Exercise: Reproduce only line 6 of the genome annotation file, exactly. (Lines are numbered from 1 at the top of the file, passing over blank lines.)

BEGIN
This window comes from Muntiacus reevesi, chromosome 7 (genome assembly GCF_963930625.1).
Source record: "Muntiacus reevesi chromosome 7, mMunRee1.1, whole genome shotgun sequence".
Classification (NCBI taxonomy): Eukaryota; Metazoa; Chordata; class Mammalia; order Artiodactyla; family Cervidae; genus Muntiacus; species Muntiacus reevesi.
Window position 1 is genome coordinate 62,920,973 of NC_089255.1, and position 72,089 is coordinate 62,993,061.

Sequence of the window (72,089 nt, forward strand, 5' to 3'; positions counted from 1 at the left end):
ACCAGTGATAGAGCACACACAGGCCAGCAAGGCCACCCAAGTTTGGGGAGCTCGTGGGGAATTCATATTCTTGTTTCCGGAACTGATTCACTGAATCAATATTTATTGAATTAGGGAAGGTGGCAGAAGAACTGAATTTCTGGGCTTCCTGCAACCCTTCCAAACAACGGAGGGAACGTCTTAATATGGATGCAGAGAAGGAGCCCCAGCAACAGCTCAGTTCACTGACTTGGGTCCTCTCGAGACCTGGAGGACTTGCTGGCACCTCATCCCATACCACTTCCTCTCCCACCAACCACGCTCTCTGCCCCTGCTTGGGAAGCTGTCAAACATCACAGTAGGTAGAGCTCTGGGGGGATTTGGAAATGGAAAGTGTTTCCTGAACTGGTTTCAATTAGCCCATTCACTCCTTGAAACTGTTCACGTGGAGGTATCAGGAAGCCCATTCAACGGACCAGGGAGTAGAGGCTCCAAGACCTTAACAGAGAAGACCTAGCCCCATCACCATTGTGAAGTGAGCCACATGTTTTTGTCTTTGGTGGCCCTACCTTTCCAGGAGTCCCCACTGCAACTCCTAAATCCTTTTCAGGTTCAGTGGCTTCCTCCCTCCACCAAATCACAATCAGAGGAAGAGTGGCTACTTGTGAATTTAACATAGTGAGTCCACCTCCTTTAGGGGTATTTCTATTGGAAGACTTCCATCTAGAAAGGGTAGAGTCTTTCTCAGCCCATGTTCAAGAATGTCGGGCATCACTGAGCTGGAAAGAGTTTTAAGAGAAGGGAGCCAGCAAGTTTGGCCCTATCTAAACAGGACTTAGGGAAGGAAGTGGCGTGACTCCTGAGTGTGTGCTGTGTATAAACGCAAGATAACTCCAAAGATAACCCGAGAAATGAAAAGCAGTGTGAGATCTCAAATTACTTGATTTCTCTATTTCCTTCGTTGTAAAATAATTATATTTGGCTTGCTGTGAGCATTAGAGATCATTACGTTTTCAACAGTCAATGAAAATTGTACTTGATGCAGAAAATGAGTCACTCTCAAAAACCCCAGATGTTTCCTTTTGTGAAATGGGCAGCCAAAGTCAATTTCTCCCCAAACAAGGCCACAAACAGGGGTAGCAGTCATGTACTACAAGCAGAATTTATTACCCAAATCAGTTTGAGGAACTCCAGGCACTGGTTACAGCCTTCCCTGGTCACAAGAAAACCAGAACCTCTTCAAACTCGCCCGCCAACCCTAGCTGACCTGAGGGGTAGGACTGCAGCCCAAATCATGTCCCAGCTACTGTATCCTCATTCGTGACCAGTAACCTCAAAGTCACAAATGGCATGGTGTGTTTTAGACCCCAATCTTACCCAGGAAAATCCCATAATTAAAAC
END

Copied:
ACCAGTGATAGAGCACACACAGGCCAGCAAGGCCACCCAAGTTTGGGGAGCTCGTGGGGAATTCATATTCTTGTTTCCGGAACTGATTCACTGAATCAATATTTATTGAATTAGGGAAGGTGGCAGAAGAACTGAATTTCTGGGCTTCCTGCAACCCTTCCAAACAACGGAGGGAACGTCTTAATATGGATGCAGAGAAGGAGCCCCAGCAACAGCTCAGTTCACTGACTTGGGTCCTCTCGAGACCTGGAGGACTTGCTGGCACCTCATCCCATACCACTTCCTCTCCCACCAACCACGCTCTCTGCCCCTGCTTGGGAAGCTGTCAAACATCACAGTAGGTAGAGCTCTGGGGGGATTTGGAAATGGAAAGTGTTTCCTGAACTGGTTTCAATTAGCCCATTCACTCCTTGAAACTGTTCACGTGGAGGTATCAGGAAGCCCATTCAACGGACCAGGGAGTAGAGGCTCCAAGACCTTAACAGAGAAGACCTAGCCCCATCACCATTGTGAAGTGAGCCACATGTTTTTGTCTTTGGTGGCCCTACCTTTCCAGGAGTCCCCACTGCAACTCCTAAATCCTTTTCAGGTTCAGTGGCTTCCTCCCTCCACCAAATCACAATCAGAGGAAGAGTGGCTACTTGTGAATTTAACATAGTGAGTCCACCTCCTTTAGGGGTATTTCTATTGGAAGACTTCCATCTAGAAAGGGTAGAGTCTTTCTCAGCCCATGTTCAAGAATGTCGGGCATCACTGAGCTGGAAAGAGTTTTAAGAGAAGGGAGCCAGCAAGTTTGGCCCTATCTAAACAGGACTTAGGGAAGGAAGTGGCGTGACTCCTGAGTGTGTGCTGTGTATAAACGCAAGATAACTCCAAAGATAACCCGAGAAATGAAAAGCAGTGTGAGATCTCAAATTACTTGATTTCTCTATTTCCTTCGTTGTAAAATAATTATATTTGGCTTGCTGTGAGCATTAGAGATCATTACGTTTTCAACAGTCAATGAAAATTGTACTTGATGCAGAAAATGAGTCACTCTCAAAAACCCCAGATGTTTCCTTTTGTGAAATGGGCAGCCAAAGTCAATTTCTCCCCAAACAAGGCCACAAACAGGGGTAGCAGTCATGTACTACAAGCAGAATTTATTACCCAAATCAGTTTGAGGAACTCCAGGCACTGGTTACAGCCTTCCCTGGTCACAAGAAAACCAGAACCTCTTCAAACTCGCCCGCCAACCCTAGCTGACCTGAGGGGTAGGACTGCAGCCCAAATCATGTCCCAGCTACTGTATCCTCATTCGTGACCAGTAACCTCAAAGTCACAAATGGCATGGTGTGTTTTAGACCCCAATCTTACCCAGGAAAATCCCATAATTAAAAC